Czech Republic 0 Russia 3 (0-1, 0-2, 0-0)
Russia wrapped up victory at the Karjala Cup when Igor Larionov’s youngsters defeated the Czechs in Sunday’s winner-takes-all showdown in Helsinki.
After all the furor about Russia’s decision to send a U20 roster to the first stage of the Euro Hockey Tour, the juniors produced a set of performances that fully justified their selection. Today’s win over the Czechs made it three out of three, with only Sweden threatening to snap that streak when the Tre Kronor took the Red Machine to a shoot-out on Saturday.
The weekend was a particular success for Salavat Yulaev prospect Rodion Amirov. The 19-year-old scored Russia’s opening goal in all three games at the tournament, becoming the first player in history to find the net in his first three appearances for the national team. Previously, three players — Alexander Popov, Roman Lyubimov and Pavel Poryadin — had scored on their first two international appearances. All three of them were rather older than Amirov when they got their first call-ups.
On Sunday, Amirov’s goal came at the end of the first period. Yegor Chinakhov fired in a shot from the right, Czech goalie Lukas Parik could only parry that effort and Amirov jumped on the rebound to make it 1-0 at the first intermission.
Chinakhov, another player to make a big impact on his first international call-up, then added a goal of his own early in the second. Ilya Safonov’s cross-ice pass swung play out to the right, where Chinakhov took the puck and beat Parik short side with a wrister. The Czechs’ problems weren’t helped by a couple of penalties and Russia extended its lead through Yegor Afanasyev midway through the game. This time, captain Vasily Podkolzin was the architect, surging down the right before dropping off a dish for the on-loan CSKA man to finish.
That was enough to kill the game, despite the Czechs picking up the pace as the game wore on. Moravcik came close when he hit the bar in the second period, but there was no way past Yaroslav Askarov as SKA’s young goalie claimed his first shut-out in international hockey.
It’s fair to mention that the Czechs, victors over Sweden and Finland in their first two games, also took the chance to look at some of their youngsters. The KHL trio of Andrej Nestrasil and the Zohorna brothers sat this game out and there was game time for David Irzicek (16) and Stanislav Svozil (17). Goalie Parik, aged 19, was also up against his immediate contemporaries in the Russian line-up.
Igor Larionov, head coach
I’m really happy with the team, both the quality and effectiveness of our play, and I’m sure the whole coaching staff would agree with me. It’s nice to see the guys playing good hockey; things didn’t always work out, we made mistakes, but they played well.
With the goalie situation, Nikolai Khabibulin is responsible for that. We discussed it with Yaroslav [Askarov], we wanted to be sure that he felt he could play all three games. He made it clear that he wanted to play, he put in good performances, so we let him get on with it.
Winning any game helps us to progress and helps the guys to develop, especially here. But there are loads of things that we saw where we can improve. This is just one step towards bringing the team together. Our biggest battles are still to come in December at the World Juniors. Now our players are going back to their clubs, back to their routines, battling for a place on their teams. In another month, they will have that bit of extra experience. We want to get everyone together in Novogorsk at the end of November and work on our game together.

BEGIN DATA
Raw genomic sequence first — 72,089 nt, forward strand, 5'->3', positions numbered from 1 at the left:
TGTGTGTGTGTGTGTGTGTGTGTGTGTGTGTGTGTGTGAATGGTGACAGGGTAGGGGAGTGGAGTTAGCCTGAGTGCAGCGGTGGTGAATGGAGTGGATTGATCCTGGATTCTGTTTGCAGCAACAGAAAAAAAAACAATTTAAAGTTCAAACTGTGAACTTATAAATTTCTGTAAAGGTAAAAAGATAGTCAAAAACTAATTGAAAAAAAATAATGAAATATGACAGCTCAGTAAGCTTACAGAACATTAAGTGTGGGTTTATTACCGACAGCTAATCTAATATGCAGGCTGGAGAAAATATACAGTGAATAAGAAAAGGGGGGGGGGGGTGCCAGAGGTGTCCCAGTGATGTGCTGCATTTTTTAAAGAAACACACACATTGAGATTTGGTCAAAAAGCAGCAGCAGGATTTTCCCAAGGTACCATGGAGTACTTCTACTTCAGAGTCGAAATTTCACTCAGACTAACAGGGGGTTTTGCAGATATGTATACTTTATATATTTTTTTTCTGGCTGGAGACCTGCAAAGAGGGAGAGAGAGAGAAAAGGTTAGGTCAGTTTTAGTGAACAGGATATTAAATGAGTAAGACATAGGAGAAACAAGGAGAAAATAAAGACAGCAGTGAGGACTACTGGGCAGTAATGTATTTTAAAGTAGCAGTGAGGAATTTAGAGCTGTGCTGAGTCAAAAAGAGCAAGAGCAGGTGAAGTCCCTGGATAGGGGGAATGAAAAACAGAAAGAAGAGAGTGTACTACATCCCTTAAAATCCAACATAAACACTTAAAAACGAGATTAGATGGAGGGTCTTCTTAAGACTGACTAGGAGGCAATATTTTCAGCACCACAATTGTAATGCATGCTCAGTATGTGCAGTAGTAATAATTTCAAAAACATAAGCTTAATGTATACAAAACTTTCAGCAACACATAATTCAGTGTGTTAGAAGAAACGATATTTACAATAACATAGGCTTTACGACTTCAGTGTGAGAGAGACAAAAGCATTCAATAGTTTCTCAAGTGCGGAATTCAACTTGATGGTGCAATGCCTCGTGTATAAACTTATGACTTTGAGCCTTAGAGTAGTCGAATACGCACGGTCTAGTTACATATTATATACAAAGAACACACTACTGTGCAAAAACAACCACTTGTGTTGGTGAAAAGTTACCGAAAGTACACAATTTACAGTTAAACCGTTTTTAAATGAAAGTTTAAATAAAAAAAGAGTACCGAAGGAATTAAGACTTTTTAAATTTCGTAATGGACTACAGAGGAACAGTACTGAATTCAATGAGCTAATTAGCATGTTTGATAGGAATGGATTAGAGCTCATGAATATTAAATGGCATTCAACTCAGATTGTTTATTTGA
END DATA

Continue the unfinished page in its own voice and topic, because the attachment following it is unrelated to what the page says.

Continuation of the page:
We were all very happy that Askarov played so well, he was reliable every time. I really like the way Vasily Podkolzin captained the team, Semyon Chistyakov played smart, solid hockey. I’m happy for Amirov and Chinakhov and I thought I the guys played at a high level in this tournament.
Yaroslav Askarov, goalie
The hardest game for me was the first against Finland, because I had a long break before that. Today things already felt a bit easier, I’m getting back into shape and gaining momentum. To play at the Karjala Cup is a huge experience for a young player. And it turned out that we won all three games and lifted the cup; victories like this are an inspiration.
Every coach is different. Igor Nikolaevich works more on the ice and I have to say that everything is great. The team plays, and plays well. The atmosphere in the team is just perfect, no raised voices, everyone encourages each other and positivity flows from everyone.
Finland 3 Sweden 2 (0-0, 1-2, 2-0)
In the battle to escape the basement, Finland did it the hard way. The tournament host, winless in its first two games, fell two goals behind before rallying to beat Sweden on a late power play goal.
The Swedes came into the game a point ahead of their neighbors thanks to their shoot-out loss against Russia on Saturday. But both teams knew that only victory would do in the latest instalment of this Baltic rivalry.
After a goalless first period, Sweden opened a 2-0 lead at the start of the second. Max Friberg got the first and, 43 seconds later, a power play goal from Leon Bristedt put the visitor in a strong position. For Finland, the long road back started in the 35th minute when Aleksi Saarela halved the deficit. Jere Sallinen, who played two KHL seasons with Jokerit, was among the assists.
Midway through the third period, Vili Saarijarvi tied the scores, with ex-Sibir forward Jukka Peltola getting a helper. Then, a penalty on Niklas Hansen with three minutes to play give the Finns a chance to snatch victory. Defenseman Valtteri Kemilainen stepped up with the power play goal to complete the recovery and consign Sweden to fourth place.